This article is for informational purposes only. It is not intended to treat, diagnose, cure, or prevent disease. This article has not been reviewed by the FDA. Always consult with your primary care physician or naturopathic doctor before making any significant changes to your health and wellness routine.

[1] Mumcuoglu, K.Y. and Zias, J. (1991). Pre-pottery Neolithic B head lice from Nahal Hemar Cave and dated 6,900-6,300 B.C.E.. Atikot, 20, 167.

[2] Sarquis, M. (1979). Arsenic and old myths. J. Chem. Educ., 56(12), 815. doi:10.1021/ed056p815

[3] Jones, R., & Crow, J. (2012). The little book of nits (p. 59). London: A. & C. Black.

[4] Mozes, A. (2015). Head Lice Now Resistant to Common Meds in 25 States. WebMD. Retrieved from

[5] Yang, Y., Lee, H., Clark, J., & Ahn, Y. (2004). Insecticidal Activity of Plant Essential Oils Against Pediculus humanus capitis (Anoplura: Pediculidae). Journal Of Medical Entomology, 41(4), 699-704. doi:10.1603/0022-2585-41.4.699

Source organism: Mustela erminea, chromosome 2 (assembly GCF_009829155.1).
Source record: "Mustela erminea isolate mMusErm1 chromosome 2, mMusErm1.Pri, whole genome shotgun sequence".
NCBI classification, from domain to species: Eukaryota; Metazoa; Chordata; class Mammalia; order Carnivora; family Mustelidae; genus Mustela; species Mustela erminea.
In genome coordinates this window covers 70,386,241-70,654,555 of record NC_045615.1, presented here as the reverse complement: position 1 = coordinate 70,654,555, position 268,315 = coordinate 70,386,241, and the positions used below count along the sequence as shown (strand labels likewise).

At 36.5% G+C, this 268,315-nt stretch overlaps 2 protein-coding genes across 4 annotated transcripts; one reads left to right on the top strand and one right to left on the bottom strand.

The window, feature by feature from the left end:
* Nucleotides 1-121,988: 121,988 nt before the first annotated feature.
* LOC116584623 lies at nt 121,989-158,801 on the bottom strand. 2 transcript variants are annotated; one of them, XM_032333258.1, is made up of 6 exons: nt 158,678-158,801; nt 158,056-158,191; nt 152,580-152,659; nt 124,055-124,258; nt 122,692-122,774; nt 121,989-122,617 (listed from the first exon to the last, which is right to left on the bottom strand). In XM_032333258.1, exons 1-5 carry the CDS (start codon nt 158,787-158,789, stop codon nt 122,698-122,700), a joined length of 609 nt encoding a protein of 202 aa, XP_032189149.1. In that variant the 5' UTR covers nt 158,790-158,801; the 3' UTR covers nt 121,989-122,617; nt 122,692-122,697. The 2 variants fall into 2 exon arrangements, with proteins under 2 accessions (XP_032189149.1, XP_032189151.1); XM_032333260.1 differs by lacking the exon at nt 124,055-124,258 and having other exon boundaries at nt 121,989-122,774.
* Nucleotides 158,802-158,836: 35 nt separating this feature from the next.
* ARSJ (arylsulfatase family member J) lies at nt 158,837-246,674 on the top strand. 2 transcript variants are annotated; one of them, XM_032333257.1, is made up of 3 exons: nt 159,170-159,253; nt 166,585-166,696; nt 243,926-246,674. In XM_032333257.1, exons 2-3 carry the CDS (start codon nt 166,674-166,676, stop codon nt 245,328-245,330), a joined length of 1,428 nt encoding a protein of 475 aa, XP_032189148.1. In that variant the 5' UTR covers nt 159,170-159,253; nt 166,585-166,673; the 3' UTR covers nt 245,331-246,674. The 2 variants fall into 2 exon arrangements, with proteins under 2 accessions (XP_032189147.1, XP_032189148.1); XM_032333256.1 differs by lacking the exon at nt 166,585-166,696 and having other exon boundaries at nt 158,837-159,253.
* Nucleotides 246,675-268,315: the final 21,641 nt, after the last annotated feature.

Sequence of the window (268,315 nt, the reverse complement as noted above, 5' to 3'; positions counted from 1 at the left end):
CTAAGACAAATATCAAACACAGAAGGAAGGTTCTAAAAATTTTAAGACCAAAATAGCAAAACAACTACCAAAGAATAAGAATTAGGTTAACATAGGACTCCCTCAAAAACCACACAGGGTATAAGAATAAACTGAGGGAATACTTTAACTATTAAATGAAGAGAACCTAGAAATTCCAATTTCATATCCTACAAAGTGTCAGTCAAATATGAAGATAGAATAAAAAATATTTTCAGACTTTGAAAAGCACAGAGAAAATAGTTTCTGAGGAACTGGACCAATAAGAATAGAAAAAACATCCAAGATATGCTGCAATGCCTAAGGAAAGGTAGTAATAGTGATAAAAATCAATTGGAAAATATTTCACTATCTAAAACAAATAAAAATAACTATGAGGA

[6] Williamson, E., Priestley, C., & Burgess, I. (2007). An investigation and comparison of the bioactivity of selected essential oils on human lice and house dust mites. Fitoterapia, 78(7-8), 521-525. doi:10.1016/j.fitote.2007.06.001

[7] Canyon, D., & Speare, R. (2007). A comparison of botanical and synthetic substances commonly used to prevent head lice (Pediculus humanus var. capitis) infestation. International Journal Of Dermatology, 46(4), 422-426. doi:10.1111/j.1365-4632.2007.03132.x

[8] Barker, S., & Altman, P. (2010). A randomised, assessor blind, parallel group comparative efficacy trial of three products for the treatment of head lice in children - melaleuca oil and lavender oil, pyrethrins and piperonyl butoxide, and a "suffocation" product. BMC Dermatol, 10(1), 6.